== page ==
Free Education India
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Provision of education to its citizens has been considered an important responsibility of the Government right from the early days of independence in India. Accordingly, States and Centre have been providing highly subsidized education through various schools and colleges. The Right to Education Act, 2009 mandated the provision of ‘free and compulsory’ education to each child upto the age of 14 years. This provision has been extended upto Secondary education in the recently unveiled NEP 2020.

In this article published in the magazine Indian Libertarian on January 1, 1959 Prof. Om Prakash Kahol criticizes the rhetoric of ‘free education’. He strongly emphasizes that there is no such thing as a ‘free’ education and suggests that for the provision of quality education to all Indians, the Government must change its prohibitive attitude towards private educational institutions.

There used to be a wide-spread belief among the illiterate masses before partition that in Free India, milk and ghee would be supplied free to every child; all sorts of medicines would be available in the hospitals without any cost; customers would get provisions and sweet-meats in the market without having to pay any price. And in the same train of ideas came the fanciful notion that education up to the highest degree would be free. Ours is a land, where people seem to believe in all seriousness that Aladin ‘s Lamp is still preserved in the Moghal Fort at Delhi and Herculean tasks like the manufacture of penicillin, construction of moon-rockets and installation of thermonuclear plants can be accomplished without entailing any cost to ourselves. When, for our defence, we can confidently depend upon the arrival of the Lord Himself with his Sudarshana Chakra, and consider all military preparations unnecessary, is there any wonder that we also believe that some superhuman race of teachers will come someday descend on earth-in this part of it- and convert, by magic touch, all students into doctors, engineers and lawyers without demanding a penny by way of remuneration?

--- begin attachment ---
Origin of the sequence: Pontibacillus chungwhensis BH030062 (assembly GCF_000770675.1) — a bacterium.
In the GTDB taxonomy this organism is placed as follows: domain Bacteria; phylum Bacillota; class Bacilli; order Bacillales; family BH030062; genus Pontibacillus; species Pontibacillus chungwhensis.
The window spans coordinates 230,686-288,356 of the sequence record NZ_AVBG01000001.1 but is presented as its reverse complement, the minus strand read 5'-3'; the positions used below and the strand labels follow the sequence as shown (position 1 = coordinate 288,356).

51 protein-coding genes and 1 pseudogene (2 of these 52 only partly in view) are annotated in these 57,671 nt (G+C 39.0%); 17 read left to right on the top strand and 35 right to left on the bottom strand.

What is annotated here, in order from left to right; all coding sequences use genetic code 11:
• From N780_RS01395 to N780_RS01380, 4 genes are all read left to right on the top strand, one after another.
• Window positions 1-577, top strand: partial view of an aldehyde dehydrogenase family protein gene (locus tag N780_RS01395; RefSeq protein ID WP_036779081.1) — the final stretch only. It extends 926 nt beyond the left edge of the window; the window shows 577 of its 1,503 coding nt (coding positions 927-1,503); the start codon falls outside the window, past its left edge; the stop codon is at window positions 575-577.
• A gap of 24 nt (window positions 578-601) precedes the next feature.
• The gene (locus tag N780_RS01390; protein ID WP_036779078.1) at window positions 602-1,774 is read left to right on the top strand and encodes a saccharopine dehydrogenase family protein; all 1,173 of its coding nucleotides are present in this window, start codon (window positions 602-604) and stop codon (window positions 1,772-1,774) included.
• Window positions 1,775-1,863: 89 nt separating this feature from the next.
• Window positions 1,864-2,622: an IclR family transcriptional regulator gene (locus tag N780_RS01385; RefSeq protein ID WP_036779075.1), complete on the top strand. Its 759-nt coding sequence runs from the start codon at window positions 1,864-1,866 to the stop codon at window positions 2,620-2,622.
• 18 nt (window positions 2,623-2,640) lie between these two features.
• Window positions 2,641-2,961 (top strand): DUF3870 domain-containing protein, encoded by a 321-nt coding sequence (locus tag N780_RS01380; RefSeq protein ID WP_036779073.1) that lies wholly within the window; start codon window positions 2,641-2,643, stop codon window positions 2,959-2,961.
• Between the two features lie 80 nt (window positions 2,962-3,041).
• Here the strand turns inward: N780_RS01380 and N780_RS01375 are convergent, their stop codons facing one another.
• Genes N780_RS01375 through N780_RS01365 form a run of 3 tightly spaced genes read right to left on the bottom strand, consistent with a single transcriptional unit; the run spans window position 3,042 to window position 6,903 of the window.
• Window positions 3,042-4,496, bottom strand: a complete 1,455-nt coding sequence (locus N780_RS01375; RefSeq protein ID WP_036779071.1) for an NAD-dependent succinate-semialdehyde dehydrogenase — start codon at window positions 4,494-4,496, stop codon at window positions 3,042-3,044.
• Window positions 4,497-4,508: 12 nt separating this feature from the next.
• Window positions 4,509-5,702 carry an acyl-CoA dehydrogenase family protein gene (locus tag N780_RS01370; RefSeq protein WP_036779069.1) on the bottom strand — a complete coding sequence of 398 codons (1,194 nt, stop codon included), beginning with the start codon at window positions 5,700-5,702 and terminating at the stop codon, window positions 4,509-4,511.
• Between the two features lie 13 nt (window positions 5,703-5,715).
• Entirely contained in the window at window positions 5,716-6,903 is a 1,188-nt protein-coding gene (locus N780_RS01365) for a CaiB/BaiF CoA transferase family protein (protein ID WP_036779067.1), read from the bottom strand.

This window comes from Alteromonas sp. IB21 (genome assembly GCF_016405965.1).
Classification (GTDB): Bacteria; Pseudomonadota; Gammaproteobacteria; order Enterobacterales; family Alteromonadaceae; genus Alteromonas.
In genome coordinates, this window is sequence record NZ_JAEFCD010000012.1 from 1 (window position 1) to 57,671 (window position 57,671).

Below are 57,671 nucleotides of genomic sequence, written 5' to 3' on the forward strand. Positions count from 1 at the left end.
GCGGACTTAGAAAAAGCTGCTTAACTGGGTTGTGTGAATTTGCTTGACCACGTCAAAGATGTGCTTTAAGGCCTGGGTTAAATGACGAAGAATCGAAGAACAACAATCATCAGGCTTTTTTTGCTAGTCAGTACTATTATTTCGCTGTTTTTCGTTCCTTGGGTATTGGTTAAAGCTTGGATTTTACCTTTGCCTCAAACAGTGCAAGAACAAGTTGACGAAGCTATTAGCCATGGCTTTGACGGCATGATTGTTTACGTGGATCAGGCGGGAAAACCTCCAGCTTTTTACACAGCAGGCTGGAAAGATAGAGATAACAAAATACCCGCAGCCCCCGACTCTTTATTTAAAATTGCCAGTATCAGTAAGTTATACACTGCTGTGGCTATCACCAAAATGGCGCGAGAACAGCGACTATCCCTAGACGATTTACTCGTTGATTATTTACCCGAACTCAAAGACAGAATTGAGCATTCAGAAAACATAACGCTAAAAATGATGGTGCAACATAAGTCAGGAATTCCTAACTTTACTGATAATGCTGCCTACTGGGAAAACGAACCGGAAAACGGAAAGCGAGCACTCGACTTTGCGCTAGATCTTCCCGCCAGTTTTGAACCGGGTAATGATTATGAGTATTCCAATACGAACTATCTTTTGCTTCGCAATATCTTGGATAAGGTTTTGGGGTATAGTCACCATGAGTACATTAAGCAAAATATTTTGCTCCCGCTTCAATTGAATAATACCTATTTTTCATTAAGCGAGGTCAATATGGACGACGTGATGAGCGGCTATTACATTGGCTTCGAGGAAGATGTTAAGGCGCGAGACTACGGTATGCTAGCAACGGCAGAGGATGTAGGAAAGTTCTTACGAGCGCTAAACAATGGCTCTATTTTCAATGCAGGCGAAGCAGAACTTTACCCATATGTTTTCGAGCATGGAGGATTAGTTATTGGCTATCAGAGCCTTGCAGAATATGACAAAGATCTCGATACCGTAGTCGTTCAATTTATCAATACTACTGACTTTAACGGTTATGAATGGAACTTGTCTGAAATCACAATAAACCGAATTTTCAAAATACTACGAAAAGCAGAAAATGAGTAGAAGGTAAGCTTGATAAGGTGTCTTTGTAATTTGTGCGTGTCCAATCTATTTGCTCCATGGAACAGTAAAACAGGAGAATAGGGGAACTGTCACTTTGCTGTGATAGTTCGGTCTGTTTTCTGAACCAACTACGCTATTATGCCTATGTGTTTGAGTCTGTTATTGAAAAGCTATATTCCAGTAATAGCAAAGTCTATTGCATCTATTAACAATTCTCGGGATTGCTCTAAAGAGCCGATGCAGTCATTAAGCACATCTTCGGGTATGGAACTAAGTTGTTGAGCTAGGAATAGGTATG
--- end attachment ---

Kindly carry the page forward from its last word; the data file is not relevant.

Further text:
Thank God, ten years experience in Free India has taught them that we cannot get “something out of nothing.” There are no shortcuts in the scheme of nature. We can deceive ourselves into the belief that in a free country, we can get amenities without having to pay anything in return, but we cannot deceive nature. Most people have been disillusioned by now and no longer labour under the myth that they can freely help themselves with a rosagulla at the confectioner’s shop and nobody would bother them about the price. Provisions, medicines and other necessaries have to be paid for even in Free India; and if someone is getting them free, rest assured, someone else, not always in sight, is paying the price. Whenever we get comfort and have not paid for it, we must realise clearly that we are enjoying it at somebody else’s cost. 

The original text can be accessed here at page no. 20 is an online library of all Indian liberal writings, lectures and other materials in English and other Indian regional languages. The material that has been collected so far contains liberal commentary dating from the early 19th century till the present. The portal helps preserve an often unknown but very rich Indian liberal tradition and explain the relevance of the writings in today’s context.

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The opinions expressed in this essay are those of the authors. They do not purport to reflect the opinions or views of CCS.